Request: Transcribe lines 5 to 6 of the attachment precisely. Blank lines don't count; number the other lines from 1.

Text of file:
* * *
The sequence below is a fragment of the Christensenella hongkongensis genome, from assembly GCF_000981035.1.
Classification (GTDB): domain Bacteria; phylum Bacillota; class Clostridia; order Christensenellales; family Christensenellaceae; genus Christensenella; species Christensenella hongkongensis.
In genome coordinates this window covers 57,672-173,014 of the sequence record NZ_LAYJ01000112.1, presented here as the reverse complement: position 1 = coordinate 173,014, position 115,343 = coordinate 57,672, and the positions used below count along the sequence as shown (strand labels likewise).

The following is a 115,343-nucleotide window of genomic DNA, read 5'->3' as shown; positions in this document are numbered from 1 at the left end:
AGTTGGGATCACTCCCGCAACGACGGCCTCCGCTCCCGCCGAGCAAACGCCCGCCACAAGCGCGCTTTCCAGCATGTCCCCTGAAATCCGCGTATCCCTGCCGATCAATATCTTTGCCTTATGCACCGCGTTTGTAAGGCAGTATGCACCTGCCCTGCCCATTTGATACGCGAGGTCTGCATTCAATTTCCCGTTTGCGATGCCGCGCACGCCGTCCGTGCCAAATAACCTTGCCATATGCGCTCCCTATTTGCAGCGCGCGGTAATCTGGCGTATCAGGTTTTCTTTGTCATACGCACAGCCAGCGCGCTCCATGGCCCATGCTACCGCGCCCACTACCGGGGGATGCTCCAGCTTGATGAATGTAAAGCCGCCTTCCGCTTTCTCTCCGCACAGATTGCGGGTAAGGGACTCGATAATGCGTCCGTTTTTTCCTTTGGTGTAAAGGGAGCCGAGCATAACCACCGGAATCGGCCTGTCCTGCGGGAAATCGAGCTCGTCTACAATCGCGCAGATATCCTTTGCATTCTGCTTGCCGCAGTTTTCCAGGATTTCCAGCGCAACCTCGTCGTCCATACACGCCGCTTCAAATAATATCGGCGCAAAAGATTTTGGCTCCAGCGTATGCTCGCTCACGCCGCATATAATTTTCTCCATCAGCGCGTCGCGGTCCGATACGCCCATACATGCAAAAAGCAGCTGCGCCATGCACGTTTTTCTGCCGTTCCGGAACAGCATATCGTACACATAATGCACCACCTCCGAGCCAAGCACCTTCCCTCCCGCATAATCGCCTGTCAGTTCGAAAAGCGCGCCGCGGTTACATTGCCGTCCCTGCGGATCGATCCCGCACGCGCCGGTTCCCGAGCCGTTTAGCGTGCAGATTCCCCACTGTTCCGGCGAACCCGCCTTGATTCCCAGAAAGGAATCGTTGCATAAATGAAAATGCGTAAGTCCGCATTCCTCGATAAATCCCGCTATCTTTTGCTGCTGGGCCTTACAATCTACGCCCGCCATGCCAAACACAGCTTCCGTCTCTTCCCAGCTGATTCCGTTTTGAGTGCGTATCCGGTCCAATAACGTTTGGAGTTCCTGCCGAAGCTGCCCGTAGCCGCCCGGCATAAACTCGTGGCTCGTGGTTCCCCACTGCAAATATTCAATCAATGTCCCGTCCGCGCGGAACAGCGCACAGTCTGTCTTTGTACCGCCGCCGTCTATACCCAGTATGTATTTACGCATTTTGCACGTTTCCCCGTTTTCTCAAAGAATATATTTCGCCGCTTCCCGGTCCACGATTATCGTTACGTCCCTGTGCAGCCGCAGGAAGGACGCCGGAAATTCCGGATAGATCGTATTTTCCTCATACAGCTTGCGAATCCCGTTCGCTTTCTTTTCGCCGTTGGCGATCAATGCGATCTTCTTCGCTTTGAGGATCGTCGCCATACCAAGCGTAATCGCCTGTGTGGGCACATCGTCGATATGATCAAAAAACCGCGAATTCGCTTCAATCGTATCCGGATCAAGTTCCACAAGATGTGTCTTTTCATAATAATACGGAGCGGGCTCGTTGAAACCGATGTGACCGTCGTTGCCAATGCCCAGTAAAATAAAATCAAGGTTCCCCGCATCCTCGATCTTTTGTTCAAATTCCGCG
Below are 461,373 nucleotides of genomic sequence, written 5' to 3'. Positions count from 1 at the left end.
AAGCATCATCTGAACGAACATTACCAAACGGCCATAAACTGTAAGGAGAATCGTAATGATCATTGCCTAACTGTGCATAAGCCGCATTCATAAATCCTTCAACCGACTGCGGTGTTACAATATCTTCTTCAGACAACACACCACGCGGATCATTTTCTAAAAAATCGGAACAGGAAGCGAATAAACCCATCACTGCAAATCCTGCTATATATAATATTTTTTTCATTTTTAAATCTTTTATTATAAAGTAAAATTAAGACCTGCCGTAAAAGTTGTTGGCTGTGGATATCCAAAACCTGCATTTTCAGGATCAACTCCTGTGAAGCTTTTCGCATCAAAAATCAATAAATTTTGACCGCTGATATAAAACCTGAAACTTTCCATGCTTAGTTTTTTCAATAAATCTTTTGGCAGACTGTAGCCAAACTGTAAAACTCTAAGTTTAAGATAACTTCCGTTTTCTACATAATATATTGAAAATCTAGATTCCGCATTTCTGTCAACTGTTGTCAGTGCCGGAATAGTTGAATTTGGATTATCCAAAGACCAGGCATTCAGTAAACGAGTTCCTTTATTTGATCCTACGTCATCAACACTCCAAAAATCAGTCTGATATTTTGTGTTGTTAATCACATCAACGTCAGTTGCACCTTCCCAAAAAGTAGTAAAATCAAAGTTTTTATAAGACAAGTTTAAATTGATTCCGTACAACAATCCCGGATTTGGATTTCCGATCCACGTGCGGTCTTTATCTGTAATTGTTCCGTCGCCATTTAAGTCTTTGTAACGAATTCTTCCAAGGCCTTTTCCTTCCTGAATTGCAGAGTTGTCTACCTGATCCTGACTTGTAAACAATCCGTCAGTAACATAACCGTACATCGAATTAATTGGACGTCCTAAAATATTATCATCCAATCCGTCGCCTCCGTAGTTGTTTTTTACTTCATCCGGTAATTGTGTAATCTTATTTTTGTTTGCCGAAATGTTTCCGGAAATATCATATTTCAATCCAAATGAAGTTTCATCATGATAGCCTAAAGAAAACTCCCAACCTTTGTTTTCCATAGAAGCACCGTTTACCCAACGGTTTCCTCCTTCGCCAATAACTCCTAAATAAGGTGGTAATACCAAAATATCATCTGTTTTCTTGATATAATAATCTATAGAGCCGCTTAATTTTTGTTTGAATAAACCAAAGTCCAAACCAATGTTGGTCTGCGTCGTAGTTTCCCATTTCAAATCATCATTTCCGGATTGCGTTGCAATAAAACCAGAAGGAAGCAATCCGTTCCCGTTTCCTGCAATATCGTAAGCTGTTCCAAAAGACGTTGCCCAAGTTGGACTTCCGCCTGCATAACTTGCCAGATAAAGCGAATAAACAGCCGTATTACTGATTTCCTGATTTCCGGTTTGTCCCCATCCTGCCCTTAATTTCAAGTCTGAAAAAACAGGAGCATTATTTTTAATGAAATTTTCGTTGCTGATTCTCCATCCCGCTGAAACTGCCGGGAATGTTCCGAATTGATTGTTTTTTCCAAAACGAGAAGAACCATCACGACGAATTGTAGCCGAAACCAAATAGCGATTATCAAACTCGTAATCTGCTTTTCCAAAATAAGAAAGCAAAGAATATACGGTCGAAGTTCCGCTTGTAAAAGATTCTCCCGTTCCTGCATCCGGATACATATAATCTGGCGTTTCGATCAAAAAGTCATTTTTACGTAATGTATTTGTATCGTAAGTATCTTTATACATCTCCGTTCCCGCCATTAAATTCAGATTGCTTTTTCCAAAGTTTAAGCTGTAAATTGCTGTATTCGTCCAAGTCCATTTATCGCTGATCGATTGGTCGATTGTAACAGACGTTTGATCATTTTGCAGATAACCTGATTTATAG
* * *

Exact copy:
AGTTGGGATCACTCCCGCAACGACGGCCTCCGCTCCCGCCGAGCAAACGCCCGCCACAAGCGCGCTTTCCAGCATGTCCCCTGAAATCCGCGTATCCCTGCCGATCAATATCTTTGCCTTATGCACCGCGTTTGTAAGGCAGTATGCACCTGCCCTGCCCATTTGATACGCGAGGTCTGCATTCAATTTCCCGTTTGCGATGCCGCGCACGCCGTCCGTGCCAAATAACCTTGCCATATGCGCTCCCTATTTGCAGCGCGCGGTAATCTGGCGTATCAGGTTTTCTTTGTCATACGCACAGCCAGCGCGCTCCATGGCCCATGCTACCGCGCCCACTACCGGGGGATGCTCCAGCTTGATGAATGTAAAGCCGCCTTCCGCTTTCTCTCCGCACAGATTGCGGGTAAGGGACTCGATAATGCGTCCGTTTTTTCCTTTGGTGTAAAGGGAGCCGAGCATAACCACCGGAATCGGCCTGTCCTGCGGGAAATCGAGCTCGTCTACAATCGCGCAGATATCCTTTGCATTCTGCTTGCCGCAGTTTTCCAGGATTTCCAGCGCAACCTCGTCGTCCATACACGCCGCTTCAAATAATATCGGCGCAAAAGATTTTGGCTCCAGCGTATGCTCGCTCACGCCGCATATAATTTTCTCCATCAGCGCGTCGCGGTCCGATACGCCCATACATGCAAAAAGCAGCTGCGCCATGCACGTTTTTCTGCCGTTCCGGAACAGCATATCGTACACATAATGCACCACCTCCGAGCCAAGCACCTTCCCTCCCGCATAATCGCCTGTCAGTTCGAAAAGCGCGCCGCGGTTACATTGCCGTCCCTGCGGATCGATCCCGCACGCGCCGGTTCCCGAGCCGTTTAGCGTGCAGATTCCCCACTGTTCCGGCGAACCCGCCTTGATTCCCAGAAAGGAATCGTTGCATAAATGAAAATGCGTAAGTCCGCATTCCTCGATAAATCCCGCTATCTTTTGCTGCTGGGCCTTACAATCTACGCCCGCCATGCCAAACACAGCTTCCGTCTCTTCCCAGCTGATTCCGTTTTGAGTGCGTATCCGGTCCAATAACGTTTGGAGTTCCTGCCGAAGCTGCCCGTAGCCGCCCGGCATAAACTCGTGGCTCGTGGTTCCCCACTGCAAATATTCAATCAATGTCCCGTCCGCGCGGAACAGCGCACAGTCTGTCTTTGTACCGCCGCCGTCTATACCCAGTATGTATTTACGCATTTTGCACGTTTCCCCGTTTTCTCAAAGAATATATTTCGCCGCTTCCCGGTCCACGATTATCGTTACGTCCCTGTGCAGCCGCAGGAAGGACGCCGGAAATTCCGGATAGATCGTATTTTCCTCATACAGCTTGCGAATCCCGTTCGCTTTCTTTTCGCCGTTGGCGATCAATGCGATCTTCTTCGCTTTGAGGATCGTCGCCATACCAAGCGTAATCGCCTGTGTGGGCACATCGTCGATATGATCAAAAAACCGCGAATTCGCTTCAATCGTATCCGGATCAAGTTCCACAAGATGTGTCTTTTCATAATAATACGGAGCGGGCTCGTTGAAACCGATGTGACCGTCGTTGCCAATGCCCAGTAAAATAAAATCAAGGTTCCCCGCATCCTCGATCTTTTGTTCAAATTCCGCG
Below are 461,373 nucleotides of genomic sequence, written 5' to 3'. Positions count from 1 at the left end.